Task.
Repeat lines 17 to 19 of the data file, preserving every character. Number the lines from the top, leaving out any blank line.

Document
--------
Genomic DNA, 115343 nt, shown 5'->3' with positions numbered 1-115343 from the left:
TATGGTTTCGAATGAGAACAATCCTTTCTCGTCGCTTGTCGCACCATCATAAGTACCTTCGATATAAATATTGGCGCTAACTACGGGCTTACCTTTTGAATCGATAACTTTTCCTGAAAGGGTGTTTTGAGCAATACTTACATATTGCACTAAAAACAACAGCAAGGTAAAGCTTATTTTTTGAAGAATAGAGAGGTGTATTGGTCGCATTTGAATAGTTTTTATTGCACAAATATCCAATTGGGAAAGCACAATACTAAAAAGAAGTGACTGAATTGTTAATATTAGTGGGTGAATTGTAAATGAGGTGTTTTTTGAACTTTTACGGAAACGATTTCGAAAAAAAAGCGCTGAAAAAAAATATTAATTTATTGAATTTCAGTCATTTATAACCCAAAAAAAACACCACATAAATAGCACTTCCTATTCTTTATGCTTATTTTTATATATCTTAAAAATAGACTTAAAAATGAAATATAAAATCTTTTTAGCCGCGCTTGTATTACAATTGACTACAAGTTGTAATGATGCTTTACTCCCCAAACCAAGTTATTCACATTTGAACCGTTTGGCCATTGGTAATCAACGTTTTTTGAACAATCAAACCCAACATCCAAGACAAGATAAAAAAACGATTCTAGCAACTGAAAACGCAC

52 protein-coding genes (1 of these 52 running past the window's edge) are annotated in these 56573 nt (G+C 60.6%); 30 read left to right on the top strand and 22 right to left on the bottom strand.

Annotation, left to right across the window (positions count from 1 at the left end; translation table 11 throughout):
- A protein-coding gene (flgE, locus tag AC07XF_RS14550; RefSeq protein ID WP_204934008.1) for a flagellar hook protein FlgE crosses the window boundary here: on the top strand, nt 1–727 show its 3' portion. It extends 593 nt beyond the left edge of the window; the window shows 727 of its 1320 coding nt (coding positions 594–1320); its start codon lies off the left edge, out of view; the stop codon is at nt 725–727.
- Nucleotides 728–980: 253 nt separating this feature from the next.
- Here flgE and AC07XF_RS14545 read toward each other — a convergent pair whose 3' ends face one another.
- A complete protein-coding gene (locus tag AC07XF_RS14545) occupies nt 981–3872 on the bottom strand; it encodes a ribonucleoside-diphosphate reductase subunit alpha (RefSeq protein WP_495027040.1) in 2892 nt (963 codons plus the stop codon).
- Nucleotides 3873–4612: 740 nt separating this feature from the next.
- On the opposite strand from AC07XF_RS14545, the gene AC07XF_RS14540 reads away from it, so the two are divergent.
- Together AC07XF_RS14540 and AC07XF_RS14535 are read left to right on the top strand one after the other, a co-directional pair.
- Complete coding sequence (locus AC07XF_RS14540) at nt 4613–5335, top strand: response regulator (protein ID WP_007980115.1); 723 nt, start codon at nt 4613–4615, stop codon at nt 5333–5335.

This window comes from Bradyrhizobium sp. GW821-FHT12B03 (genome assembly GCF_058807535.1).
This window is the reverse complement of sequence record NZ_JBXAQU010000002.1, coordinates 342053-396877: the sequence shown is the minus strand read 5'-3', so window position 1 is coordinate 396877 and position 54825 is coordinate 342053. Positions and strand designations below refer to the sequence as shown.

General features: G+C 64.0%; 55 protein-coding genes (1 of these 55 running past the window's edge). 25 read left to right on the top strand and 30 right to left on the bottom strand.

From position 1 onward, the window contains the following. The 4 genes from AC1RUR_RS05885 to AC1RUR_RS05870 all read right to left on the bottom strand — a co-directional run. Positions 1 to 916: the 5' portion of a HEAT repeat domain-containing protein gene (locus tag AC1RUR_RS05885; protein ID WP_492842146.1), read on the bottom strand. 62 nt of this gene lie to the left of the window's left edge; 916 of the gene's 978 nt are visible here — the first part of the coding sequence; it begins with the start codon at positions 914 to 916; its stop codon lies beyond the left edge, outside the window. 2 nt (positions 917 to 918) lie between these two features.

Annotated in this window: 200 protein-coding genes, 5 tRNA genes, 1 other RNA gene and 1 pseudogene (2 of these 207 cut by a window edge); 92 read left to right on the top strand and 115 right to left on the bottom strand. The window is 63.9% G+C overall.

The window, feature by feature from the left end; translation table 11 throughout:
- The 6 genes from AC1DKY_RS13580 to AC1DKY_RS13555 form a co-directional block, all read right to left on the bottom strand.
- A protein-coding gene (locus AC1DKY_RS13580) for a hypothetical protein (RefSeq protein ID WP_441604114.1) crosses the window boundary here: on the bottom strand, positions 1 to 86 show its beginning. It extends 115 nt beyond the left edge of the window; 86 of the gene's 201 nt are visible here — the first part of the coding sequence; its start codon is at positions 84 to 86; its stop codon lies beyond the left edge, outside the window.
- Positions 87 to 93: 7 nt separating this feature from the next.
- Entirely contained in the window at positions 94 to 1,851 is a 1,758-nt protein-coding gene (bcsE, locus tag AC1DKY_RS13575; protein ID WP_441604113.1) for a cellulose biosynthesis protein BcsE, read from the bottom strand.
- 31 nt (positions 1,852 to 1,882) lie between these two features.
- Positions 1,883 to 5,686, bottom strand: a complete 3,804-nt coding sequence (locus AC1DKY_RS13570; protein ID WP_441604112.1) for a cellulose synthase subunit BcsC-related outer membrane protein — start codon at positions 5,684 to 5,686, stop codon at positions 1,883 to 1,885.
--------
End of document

Annotated in this window: 200 protein-coding genes, 5 tRNA genes, 1 other RNA gene and 1 pseudogene (2 of these 207 cut by a window edge); 92 read left to right on the top strand and 115 right to left on the bottom strand. The window is 63.9% G+C overall.

The window, feature by feature from the left end; translation table 11 throughout:
- The 6 genes from AC1DKY_RS13580 to AC1DKY_RS13555 form a co-directional block, all read right to left on the bottom strand.